The 10 Best Cheap Smartphones
10. LG G2
- quickly launches apps
- speaker audio quality is poor
- doesn't come with a warranty
|Rating||3.7 / 5.0|
9. Huawei Honor 6X
- multitasks without lagging
- curved glass edges
- uses the proprietary emui android os
|Model||Honor 6X - Gray|
|Rating||3.8 / 5.0|
8. ZTE Blade V8 Pro
- resilient gorilla glass gen 3 screen
- auto screen brightness adjustment
- intuitive control interface
|Rating||3.8 / 5.0|
7. Motorola Moto E
- durable corning gorilla glass screen
- water-repellant coating
- somewhat dated look and feel
|Rating||4.1 / 5.0|
6. OneTouch Idol 3
- slim and elegant design
- vibrant onscreen colors
- supports nfc pairing
|Model||One Touch Idol 3|
|Rating||4.3 / 5.0|
5. Sony Xperia XA
- ships with android marshmallow
- almost no bloatware
- battery lasts nearly two full days
|Rating||4.4 / 5.0|
4. Huawei Mate 2
- 3900mah large capacity battery
- can take panoramic photos
- noise-cancelling microphone
|Rating||3.9 / 5.0|
3. Motorola Moto G Plus 4th Generation
- rapid focus 16mp camera
- turbo battery charging mode
- supports microsd cards up to 128gb
|Rating||4.7 / 5.0|
2. Blu Life XL
- voice-to-text capabilities
- dual sim card slots
- 5mp front-facing camera
|Rating||4.8 / 5.0|
1. Asus ZenFone 3 Laser
- aesthetically-pleasing metallic body
- well-placed rear fingerprint reader
- 3gb of ram for smooth processing
|Rating||4.8 / 5.0|
Beat Back The Bill
It's long been a dirty little secret that when you buy a cell phone along with a calling plan from a given distributor, whether it's Verizon, AT&T, or any of the other big players on the market, the sticker price is rarely what you actually pay for a phone.
Let's say you want a phone that costs $500. You walk into your local wireless provider's brick and mortar location and you see it advertised for only $100 if you get it with a contract. So, you sign up for their data plan, pay the $100 plus any initiation fees, and you walk out on cloud nine.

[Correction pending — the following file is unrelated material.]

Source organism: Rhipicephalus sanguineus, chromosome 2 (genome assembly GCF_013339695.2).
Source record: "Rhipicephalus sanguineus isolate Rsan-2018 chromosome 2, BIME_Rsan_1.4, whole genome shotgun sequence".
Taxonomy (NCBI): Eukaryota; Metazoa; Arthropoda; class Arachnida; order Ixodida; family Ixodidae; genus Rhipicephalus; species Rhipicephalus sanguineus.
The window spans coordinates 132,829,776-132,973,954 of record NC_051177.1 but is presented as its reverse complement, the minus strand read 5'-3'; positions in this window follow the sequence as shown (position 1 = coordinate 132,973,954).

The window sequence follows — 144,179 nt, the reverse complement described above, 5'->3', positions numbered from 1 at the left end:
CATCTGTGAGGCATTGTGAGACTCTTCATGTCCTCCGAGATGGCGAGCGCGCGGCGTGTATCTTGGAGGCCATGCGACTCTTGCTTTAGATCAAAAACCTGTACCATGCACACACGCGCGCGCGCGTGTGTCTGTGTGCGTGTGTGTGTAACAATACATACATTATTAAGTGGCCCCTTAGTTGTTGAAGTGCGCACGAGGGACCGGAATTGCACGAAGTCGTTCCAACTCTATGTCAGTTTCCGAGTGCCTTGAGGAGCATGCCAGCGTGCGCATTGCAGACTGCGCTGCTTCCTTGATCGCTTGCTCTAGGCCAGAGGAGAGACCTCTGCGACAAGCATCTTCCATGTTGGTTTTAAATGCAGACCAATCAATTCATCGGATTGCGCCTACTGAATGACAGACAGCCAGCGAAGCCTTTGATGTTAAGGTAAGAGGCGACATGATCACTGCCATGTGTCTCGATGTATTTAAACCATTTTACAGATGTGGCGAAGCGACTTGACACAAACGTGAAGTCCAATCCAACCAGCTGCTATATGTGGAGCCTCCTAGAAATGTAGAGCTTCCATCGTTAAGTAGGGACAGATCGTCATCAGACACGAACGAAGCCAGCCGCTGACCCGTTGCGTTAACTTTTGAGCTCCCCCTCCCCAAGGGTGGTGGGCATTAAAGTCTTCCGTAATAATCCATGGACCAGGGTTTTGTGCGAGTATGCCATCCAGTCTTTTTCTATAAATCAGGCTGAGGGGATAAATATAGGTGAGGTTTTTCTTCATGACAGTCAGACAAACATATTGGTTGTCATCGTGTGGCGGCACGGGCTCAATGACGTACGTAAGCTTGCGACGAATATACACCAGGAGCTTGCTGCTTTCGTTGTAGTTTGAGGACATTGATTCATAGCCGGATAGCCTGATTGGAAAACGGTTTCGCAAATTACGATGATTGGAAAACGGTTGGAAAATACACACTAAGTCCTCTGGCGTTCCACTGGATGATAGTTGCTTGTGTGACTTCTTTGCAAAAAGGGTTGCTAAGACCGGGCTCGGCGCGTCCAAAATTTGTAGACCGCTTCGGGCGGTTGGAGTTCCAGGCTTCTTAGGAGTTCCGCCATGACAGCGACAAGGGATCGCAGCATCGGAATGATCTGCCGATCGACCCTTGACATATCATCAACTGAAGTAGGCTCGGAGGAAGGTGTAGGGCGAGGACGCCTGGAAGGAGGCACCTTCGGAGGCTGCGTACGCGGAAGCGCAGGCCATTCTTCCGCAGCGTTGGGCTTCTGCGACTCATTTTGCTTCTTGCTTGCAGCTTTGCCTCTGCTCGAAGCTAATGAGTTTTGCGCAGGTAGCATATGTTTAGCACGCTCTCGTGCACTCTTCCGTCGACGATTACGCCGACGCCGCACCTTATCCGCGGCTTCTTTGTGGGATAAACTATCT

In the fine print of your contract, however, is the remaining $400 cost of the phone, divided up over the course of two years, which is about $16.67 per month. If your monthly bill is $80, that means $63.33 is going toward your actual wireless bill and its many hidden fees, and the remaining $16.67 is going toward the cost of your phone.
If you forget that you're due for an upgrade after the first two years are up, the phone company doesn't gracefully reduce your bill to $63.33 per month. They keep charging you the $80 until you come in for an upgrade, raising the cost of your phone higher and higher the longer you wait to switch.
That's why it can be so much smarter to get your hands on one of these phones on your own, and then walk into the wireless provider's office with all the power. Each of the companies present on our list go about reducing the cost of their phones in a variety of ways. Sometimes it's a little reduction in speed from a slower processor. Other times it's the camera that takes a hit in the quality department, or the battery life that doesn't quite compare to the more expensive phones on the market.
Whatever the reason for the reduced price, it's important to remember that the tech specs of these so-called cheap smartphones are mostly the same ones for which consumers paid $500 and $600 for just a couple of years ago.